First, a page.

In a previous post ( http://www.cissik.com/blog/2016/05/athletes-need-to-squat/ ), I touched on the importance of the squat exercise for athletes. Continuing with this thought, Styles et al, in the Journal of Strength and Conditioning Research, conducted a study to examine if improvements in squat strength led to an increase in short (5-20 meter) sprint performance.
The authors studied 17 elite professional soccer players (mean age around 18 years old, mean back squats over 165% of body weight). The athletes trained twice per week with a strength training program focused around back squats, Romanian deadlifts, and eccentric Nordic leg curls. The authors report that this was part of the athletes’ in-season program, so I can only assume that they were still practicing soccer, scrimmaging, and sprinting as part of their program – though this is not reported on in the study. The twice weekly training was split into a high volume day (20 reps/exercise at 85-90%) and a low volume day (9 reps per exercise at 85-90%).
At the end of six weeks of training:
- 5m sprint: improved by almost 6%
- 10m sprint: improved by almost 3%
- 20m sprint: improved by 1%
- Back squat: improved by almost 20%
- Back squat divided by body weight: improved by 18%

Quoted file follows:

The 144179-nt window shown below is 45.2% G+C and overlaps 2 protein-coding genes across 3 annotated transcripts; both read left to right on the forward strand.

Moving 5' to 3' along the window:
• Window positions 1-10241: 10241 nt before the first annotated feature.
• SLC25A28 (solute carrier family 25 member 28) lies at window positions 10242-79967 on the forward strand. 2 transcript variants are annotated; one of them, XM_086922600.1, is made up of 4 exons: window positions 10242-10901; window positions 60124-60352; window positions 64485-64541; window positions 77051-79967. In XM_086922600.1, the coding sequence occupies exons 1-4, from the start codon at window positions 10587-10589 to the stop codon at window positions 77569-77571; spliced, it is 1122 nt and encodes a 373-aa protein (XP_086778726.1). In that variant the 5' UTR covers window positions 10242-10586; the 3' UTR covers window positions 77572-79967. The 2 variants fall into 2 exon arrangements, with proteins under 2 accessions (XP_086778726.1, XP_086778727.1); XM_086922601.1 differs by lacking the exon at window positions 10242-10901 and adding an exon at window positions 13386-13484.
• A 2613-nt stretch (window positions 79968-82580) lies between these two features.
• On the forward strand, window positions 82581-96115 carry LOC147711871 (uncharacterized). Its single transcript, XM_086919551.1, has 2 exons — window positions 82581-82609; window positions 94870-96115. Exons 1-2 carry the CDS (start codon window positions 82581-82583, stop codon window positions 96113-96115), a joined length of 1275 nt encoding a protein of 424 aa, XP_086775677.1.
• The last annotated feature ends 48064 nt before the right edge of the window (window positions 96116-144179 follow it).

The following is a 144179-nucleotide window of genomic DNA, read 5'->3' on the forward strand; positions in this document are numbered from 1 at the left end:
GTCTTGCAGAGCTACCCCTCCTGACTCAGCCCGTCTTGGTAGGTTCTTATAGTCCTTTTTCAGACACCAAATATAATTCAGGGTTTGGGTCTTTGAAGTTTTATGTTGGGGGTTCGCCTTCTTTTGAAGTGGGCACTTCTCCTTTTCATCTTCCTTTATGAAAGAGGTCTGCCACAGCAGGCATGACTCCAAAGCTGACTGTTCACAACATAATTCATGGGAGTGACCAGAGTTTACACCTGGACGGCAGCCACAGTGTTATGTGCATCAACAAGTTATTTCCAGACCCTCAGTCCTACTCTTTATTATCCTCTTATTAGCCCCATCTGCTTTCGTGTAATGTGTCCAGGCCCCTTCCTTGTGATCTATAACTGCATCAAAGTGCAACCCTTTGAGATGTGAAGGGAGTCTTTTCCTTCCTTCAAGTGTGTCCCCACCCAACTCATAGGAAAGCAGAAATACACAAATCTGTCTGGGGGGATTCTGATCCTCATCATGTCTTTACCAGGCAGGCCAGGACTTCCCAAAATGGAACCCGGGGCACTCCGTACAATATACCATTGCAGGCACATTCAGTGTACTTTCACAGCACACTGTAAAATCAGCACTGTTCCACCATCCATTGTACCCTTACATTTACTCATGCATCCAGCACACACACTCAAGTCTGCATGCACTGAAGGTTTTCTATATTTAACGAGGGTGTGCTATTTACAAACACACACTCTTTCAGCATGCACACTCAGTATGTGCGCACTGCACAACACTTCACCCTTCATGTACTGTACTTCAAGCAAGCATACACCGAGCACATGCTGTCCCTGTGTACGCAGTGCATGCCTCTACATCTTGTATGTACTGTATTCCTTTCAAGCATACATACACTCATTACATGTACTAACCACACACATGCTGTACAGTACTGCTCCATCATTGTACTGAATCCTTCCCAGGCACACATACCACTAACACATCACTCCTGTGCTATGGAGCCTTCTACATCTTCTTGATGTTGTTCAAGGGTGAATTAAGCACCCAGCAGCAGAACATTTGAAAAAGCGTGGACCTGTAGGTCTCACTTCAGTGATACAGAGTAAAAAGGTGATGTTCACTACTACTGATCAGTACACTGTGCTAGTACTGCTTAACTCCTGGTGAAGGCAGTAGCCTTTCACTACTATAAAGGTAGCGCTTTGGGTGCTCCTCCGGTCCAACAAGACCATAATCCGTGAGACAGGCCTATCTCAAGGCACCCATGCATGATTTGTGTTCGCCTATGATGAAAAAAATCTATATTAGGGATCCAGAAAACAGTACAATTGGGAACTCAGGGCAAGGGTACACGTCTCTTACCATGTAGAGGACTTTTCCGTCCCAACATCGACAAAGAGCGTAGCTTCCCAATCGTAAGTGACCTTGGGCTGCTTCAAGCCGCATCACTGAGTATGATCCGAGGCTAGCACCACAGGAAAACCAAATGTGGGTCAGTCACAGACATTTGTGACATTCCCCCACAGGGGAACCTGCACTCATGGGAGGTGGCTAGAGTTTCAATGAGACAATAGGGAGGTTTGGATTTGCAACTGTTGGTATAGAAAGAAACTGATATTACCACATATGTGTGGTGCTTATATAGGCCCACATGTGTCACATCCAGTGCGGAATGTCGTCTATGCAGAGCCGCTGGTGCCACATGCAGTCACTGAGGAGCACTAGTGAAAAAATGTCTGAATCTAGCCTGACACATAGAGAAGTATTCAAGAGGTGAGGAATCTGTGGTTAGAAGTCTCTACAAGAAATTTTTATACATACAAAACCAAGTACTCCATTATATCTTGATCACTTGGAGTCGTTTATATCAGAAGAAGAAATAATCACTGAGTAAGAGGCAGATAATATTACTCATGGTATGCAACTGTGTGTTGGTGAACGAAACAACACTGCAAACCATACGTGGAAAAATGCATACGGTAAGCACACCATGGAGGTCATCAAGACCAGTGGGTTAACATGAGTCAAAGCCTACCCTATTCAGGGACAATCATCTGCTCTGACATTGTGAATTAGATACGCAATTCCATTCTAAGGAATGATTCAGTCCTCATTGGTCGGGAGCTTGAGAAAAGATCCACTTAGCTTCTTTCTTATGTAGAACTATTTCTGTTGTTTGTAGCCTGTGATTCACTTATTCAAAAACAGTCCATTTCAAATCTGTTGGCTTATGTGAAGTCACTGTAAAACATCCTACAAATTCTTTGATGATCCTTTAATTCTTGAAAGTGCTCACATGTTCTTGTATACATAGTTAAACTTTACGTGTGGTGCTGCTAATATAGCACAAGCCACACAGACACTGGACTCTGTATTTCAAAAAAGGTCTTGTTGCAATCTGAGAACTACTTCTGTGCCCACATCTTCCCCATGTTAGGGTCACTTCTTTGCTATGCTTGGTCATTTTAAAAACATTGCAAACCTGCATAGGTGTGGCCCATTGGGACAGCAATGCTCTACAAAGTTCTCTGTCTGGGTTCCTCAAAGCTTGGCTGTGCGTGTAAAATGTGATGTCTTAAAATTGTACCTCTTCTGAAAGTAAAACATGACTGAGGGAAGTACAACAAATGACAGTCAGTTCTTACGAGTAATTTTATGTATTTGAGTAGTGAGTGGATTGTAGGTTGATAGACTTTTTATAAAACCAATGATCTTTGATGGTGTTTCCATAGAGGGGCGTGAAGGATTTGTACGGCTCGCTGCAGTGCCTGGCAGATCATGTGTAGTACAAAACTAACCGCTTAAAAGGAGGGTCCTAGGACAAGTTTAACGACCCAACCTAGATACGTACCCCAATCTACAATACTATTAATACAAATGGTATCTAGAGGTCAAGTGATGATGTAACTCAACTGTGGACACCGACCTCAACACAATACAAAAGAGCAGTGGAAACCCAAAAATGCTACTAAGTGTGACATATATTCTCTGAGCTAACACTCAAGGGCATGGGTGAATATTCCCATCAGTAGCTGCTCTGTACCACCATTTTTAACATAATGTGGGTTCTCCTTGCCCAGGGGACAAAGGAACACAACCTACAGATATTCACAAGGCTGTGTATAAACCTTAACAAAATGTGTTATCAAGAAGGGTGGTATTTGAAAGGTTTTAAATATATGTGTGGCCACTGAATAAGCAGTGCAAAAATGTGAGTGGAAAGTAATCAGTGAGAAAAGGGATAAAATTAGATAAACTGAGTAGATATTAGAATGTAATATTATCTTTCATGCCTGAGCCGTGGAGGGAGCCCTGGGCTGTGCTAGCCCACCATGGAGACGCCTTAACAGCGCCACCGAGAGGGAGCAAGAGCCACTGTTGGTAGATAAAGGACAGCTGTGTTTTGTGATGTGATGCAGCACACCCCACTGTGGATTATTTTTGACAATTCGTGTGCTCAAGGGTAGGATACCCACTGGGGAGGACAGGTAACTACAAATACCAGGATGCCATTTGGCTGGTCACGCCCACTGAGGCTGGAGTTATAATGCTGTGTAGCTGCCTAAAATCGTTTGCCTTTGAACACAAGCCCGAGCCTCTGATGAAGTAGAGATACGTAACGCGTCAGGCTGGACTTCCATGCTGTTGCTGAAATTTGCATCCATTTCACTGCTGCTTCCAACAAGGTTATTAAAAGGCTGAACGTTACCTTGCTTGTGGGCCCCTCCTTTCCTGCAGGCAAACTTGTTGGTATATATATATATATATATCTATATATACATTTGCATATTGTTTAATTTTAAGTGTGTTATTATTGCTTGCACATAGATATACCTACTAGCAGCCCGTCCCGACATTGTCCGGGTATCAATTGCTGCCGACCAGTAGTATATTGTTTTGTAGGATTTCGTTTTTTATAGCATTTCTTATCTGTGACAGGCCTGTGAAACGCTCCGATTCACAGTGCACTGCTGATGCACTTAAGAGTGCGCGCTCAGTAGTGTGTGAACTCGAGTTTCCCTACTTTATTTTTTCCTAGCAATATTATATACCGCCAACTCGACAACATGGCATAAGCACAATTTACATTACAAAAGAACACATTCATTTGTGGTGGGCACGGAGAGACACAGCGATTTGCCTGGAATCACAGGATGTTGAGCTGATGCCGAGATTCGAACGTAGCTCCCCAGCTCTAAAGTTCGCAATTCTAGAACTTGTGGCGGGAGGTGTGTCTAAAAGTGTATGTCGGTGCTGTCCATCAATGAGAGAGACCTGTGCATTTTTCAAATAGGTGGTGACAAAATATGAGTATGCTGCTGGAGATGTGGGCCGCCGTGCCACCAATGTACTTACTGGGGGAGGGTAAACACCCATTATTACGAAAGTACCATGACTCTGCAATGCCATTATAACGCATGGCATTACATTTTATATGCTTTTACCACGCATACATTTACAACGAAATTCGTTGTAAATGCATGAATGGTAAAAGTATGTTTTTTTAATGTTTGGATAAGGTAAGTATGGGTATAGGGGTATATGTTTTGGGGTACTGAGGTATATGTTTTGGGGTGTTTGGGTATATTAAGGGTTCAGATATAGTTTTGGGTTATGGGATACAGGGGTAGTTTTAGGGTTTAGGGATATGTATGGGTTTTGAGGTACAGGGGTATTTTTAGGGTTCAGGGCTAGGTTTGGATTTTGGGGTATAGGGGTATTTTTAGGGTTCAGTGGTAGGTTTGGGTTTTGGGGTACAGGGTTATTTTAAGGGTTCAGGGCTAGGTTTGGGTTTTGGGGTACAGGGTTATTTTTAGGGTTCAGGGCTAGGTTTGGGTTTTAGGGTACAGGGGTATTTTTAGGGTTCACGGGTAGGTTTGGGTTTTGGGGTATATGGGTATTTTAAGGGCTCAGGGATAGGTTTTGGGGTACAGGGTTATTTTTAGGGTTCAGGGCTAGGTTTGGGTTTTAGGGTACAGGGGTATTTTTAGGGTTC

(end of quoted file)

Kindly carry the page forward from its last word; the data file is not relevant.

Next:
This is an interesting study. First, a pretty simple strength training program (three exercises, twice a week, over six weeks) had a pretty profound impact on the strength of a group of highly trained athletes. Second, this strength training programs seems to have had a positive impact on the sprinting speed of that same group of athletes. 1-6% changes may not be statistically significant, but in highly trained athletes these are great changes in speed especially over a six week period.
Third, this study is using high trained athletes. This makes it a little easier to apply the results (i.e. the squat may be very important for athletic performance) to athletic populations.
Now, there are some things to keep in perspective. First, the athletes were in-season according to the study. This implies in-season training, endurance training for soccer, sprints/agility in training, etc. These things aren’t quantified in the published study but they have an impact on the results, positive and negative.
Second, it’s unclear (it is only my assumption) that the athletes were on a formal speed/agility program. If they were not then they may have been relatively untrained in this aspect. This means that any lower body training could have a positive impact on their speed. If that’s true, then these results cannot be applied to a population that is taking part in a formal speed program. On the other hand, if this is a group of athletes participating in a speed program then the results are very important.
It’s good to see this kind of study being done. First, it reinforces the importance of the squat exercise and its variations. Second, it’s done on actual athletes which makes it easier to apply the results to athletes. Finally, I like the fact that its an in-season program and that the athletes are making gains with the reduced volume training that is typical of in-season training.
Styles, W.J., Matthews, M.J., Comfort, P. (2016). Effects of strength training on squat and sprint performance in soccer players. Journal of Strength and Conditioning Research, 30(6), 1534-1539.